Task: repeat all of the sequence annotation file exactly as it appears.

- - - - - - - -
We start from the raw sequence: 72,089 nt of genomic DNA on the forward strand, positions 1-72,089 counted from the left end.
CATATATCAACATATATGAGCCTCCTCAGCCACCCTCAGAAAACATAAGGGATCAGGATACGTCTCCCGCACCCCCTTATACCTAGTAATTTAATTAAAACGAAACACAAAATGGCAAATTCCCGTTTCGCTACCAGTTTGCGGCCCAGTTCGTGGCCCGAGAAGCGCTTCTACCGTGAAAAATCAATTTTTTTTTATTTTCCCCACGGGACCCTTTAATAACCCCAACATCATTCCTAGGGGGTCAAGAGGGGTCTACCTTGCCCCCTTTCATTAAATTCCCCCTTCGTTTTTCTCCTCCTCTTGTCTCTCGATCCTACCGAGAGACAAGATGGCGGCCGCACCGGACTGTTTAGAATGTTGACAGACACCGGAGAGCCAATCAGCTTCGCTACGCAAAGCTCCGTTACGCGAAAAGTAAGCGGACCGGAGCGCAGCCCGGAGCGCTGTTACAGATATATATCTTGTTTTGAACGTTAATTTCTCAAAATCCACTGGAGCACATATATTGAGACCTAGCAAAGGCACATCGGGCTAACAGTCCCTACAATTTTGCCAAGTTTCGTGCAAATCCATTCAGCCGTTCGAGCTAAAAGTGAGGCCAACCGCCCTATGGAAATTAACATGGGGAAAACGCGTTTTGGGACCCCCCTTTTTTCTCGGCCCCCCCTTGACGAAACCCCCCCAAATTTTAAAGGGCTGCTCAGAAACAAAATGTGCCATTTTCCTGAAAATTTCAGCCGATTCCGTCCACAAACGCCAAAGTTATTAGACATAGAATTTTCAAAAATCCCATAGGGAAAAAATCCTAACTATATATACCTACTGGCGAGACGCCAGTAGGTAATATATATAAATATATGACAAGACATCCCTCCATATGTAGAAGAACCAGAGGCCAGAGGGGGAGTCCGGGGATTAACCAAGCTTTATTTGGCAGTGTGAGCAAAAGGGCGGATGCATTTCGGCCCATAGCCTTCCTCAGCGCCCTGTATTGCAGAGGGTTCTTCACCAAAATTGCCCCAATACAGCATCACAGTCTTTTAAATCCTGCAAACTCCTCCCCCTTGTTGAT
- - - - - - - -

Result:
We start from the raw sequence: 72,089 nt of genomic DNA on the forward strand, positions 1-72,089 counted from the left end.
CATATATCAACATATATGAGCCTCCTCAGCCACCCTCAGAAAACATAAGGGATCAGGATACGTCTCCCGCACCCCCTTATACCTAGTAATTTAATTAAAACGAAACACAAAATGGCAAATTCCCGTTTCGCTACCAGTTTGCGGCCCAGTTCGTGGCCCGAGAAGCGCTTCTACCGTGAAAAATCAATTTTTTTTTATTTTCCCCACGGGACCCTTTAATAACCCCAACATCATTCCTAGGGGGTCAAGAGGGGTCTACCTTGCCCCCTTTCATTAAATTCCCCCTTCGTTTTTCTCCTCCTCTTGTCTCTCGATCCTACCGAGAGACAAGATGGCGGCCGCACCGGACTGTTTAGAATGTTGACAGACACCGGAGAGCCAATCAGCTTCGCTACGCAAAGCTCCGTTACGCGAAAAGTAAGCGGACCGGAGCGCAGCCCGGAGCGCTGTTACAGATATATATCTTGTTTTGAACGTTAATTTCTCAAAATCCACTGGAGCACATATATTGAGACCTAGCAAAGGCACATCGGGCTAACAGTCCCTACAATTTTGCCAAGTTTCGTGCAAATCCATTCAGCCGTTCGAGCTAAAAGTGAGGCCAACCGCCCTATGGAAATTAACATGGGGAAAACGCGTTTTGGGACCCCCCTTTTTTCTCGGCCCCCCCTTGACGAAACCCCCCCAAATTTTAAAGGGCTGCTCAGAAACAAAATGTGCCATTTTCCTGAAAATTTCAGCCGATTCCGTCCACAAACGCCAAAGTTATTAGACATAGAATTTTCAAAAATCCCATAGGGAAAAAATCCTAACTATATATACCTACTGGCGAGACGCCAGTAGGTAATATATATAAATATATGACAAGACATCCCTCCATATGTAGAAGAACCAGAGGCCAGAGGGGGAGTCCGGGGATTAACCAAGCTTTATTTGGCAGTGTGAGCAAAAGGGCGGATGCATTTCGGCCCATAGCCTTCCTCAGCGCCCTGTATTGCAGAGGGTTCTTCACCAAAATTGCCCCAATACAGCATCACAGTCTTTTAAATCCTGCAAACTCCTCCCCCTTGTTGAT